AMD's data center business held up well in the first quarter as the company topped estimates a week after Intel reported its results.

The company reported a first quarter net loss of $139 million, or 9 cents a share, on revenue of $5.4 billion, down 9% from a year ago. Non-GAAP earnings for the first quarter were 60 cents a share.

Wall Street was expecting AMD to report a first quarter non-GAAP profit of 56 cents a share on revenue of $5.31 billion.

AMD CEO Lisa Su said AMD rounded out its AI roadmap and sees "significant growth opportunities as we successfully deliver our roadmaps, execute our strategic data center and embedded priorities and accelerate adoption of our AI portfolio."

Like most chip makers, AMD sees opportunities in providing infrastructure to power the compute needed to train AI models. It’s a race that includes Intel and Nvidia as well as others.

AMD is gaining cloud service provider traction with its AMD EPYC processors.

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It's also notable that AMD's Data Center and Embedded units represented more than half of the company’s revenue. AMD expects sequential growth for those units in the second quarter.

However, AMD's PC business was thumped in the first quarter with sales falling 65%. Here's the breakdown:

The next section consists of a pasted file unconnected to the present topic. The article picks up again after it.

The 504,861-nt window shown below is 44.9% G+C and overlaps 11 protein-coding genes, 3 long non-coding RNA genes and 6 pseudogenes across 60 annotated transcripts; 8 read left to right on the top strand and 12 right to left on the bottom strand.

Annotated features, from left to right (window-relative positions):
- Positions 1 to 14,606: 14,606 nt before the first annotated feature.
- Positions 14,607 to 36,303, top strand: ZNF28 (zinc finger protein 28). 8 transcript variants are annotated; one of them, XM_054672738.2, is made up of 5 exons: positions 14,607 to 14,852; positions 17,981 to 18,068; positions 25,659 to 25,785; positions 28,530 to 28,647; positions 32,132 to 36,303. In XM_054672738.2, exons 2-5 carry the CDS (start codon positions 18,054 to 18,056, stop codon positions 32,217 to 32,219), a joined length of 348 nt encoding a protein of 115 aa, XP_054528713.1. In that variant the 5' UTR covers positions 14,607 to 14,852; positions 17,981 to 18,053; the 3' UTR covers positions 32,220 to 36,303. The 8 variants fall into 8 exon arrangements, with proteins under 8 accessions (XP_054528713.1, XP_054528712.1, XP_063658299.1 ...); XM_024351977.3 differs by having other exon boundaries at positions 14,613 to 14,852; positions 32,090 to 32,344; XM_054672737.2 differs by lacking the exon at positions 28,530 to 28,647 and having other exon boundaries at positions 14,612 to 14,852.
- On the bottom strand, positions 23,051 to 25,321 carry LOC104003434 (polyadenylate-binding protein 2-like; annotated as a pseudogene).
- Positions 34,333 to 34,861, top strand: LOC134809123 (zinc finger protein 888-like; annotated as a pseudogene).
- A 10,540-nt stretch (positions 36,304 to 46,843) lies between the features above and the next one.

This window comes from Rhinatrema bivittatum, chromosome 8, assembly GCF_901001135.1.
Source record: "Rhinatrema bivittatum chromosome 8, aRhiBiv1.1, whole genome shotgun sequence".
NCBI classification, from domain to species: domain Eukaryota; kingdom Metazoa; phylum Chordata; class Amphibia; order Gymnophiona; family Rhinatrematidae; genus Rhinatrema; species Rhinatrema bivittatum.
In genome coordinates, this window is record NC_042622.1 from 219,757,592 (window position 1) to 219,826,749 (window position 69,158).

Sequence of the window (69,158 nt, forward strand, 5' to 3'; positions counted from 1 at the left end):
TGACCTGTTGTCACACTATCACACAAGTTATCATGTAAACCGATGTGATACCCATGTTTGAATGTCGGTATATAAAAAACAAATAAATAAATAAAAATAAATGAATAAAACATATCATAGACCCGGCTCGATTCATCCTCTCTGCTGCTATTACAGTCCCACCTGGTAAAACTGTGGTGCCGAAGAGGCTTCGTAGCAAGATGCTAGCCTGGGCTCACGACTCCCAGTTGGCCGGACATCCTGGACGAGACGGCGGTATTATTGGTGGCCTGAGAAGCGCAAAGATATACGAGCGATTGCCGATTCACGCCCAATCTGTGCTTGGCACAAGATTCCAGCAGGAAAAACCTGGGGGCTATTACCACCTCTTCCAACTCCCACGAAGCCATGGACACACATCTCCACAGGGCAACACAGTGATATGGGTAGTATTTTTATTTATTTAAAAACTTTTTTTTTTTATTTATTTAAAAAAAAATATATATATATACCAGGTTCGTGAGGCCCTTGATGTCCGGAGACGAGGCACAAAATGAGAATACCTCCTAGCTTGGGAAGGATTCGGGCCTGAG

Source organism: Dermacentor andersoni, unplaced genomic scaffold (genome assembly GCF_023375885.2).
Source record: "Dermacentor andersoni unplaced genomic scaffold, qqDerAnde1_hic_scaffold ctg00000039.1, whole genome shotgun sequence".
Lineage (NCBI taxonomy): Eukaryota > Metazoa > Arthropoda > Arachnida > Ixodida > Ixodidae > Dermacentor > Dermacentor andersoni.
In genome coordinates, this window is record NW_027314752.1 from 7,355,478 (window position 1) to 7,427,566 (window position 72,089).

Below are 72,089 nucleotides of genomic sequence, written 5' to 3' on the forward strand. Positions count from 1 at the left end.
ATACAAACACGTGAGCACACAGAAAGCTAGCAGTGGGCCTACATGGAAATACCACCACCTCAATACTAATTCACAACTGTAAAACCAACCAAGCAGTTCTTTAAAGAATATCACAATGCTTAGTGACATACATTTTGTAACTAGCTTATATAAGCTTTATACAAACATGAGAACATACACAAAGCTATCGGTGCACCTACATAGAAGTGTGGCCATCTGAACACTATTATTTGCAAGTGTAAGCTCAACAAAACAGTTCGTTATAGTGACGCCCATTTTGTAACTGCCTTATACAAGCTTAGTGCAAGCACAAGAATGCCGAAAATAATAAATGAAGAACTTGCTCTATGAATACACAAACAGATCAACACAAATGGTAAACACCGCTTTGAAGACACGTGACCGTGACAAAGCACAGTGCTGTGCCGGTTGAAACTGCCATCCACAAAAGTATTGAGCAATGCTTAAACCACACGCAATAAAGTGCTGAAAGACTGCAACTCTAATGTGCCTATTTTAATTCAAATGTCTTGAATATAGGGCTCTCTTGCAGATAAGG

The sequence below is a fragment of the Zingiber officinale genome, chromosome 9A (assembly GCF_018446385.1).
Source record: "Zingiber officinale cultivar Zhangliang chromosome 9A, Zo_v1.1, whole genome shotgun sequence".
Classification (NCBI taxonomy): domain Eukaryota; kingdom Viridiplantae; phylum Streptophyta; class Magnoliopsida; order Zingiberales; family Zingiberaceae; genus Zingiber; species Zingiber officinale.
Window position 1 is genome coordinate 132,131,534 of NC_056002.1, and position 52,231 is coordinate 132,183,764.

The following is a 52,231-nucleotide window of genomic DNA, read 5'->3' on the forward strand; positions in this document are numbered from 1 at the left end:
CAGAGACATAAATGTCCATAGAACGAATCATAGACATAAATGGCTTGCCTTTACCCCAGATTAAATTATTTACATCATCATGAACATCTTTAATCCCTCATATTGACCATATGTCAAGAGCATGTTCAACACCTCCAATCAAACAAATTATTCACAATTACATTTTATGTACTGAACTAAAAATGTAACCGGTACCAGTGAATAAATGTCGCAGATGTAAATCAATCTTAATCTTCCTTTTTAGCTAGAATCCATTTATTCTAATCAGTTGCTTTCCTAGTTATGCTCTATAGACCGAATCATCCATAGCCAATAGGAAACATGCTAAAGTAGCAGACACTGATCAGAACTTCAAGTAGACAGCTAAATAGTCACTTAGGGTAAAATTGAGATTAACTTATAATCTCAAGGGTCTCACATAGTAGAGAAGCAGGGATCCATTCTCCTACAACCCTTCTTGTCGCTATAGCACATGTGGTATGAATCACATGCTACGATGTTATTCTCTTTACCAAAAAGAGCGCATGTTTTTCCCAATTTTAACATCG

AMD said it is expecting second quarter revenue of $5.3 billion, give or take $300 million. Wall Street was expecting second quarter sales of $5.5 billion. 

Su said on an earnings conference call:

"We have significant growth opportunities ahead based on successfully delivering our road maps and executing our strategic data center and embedded priorities, led by accelerating adoption of our AI products. We are in the very early stages of the AI computing era, and the rate of adoption and growth is faster than any other technology in recent history.

And as the recent interest in generative AI highlights, bringing the benefits of large language models and other AI capabilities to cloud, edge and endpoints require significant increases in compute performance. AMD is very well positioned to capitalize on this increased demand for compute."

A week ago, Intel reported a first quarter loss of 66 cents a share on revenue of $11.7 billion, down 36% from a year ago. The chip giant reported a non-GAAP first quarter loss of 4 cents a share.

Intel also forecasted second quarter revenue of $11.5 billion to $12.5 billion with a loss of 62 cents a share, or a loss of 4 cents a share on a non-GAAP basis.

In the first quarter, Intel's Data Center & AI unit had revenue of $3.7 billion, down 39% from a year ago. Client Computing Group was down 38% in the first quarter compared to a year ago.

CEO Pat Gelsinger said on Intel's first quarter earnings call:

“As the industry continues to navigate through multiple global challenges and headwinds, we remain cautious on the macro outlook even as we expect some modest recovery in the second half. We are seeing increasing stability in the PC market with inventory corrections largely proceeding as we had expected. However, the server and networking markets have yet to reach their bottoms, as cloud and enterprise remain weak. As a result, our Q2 revenue guide embeds continued inventory corrections in our core markets, and a range of normal seasonal to better-than-seasonal growth off depressed Q1 revenue levels.”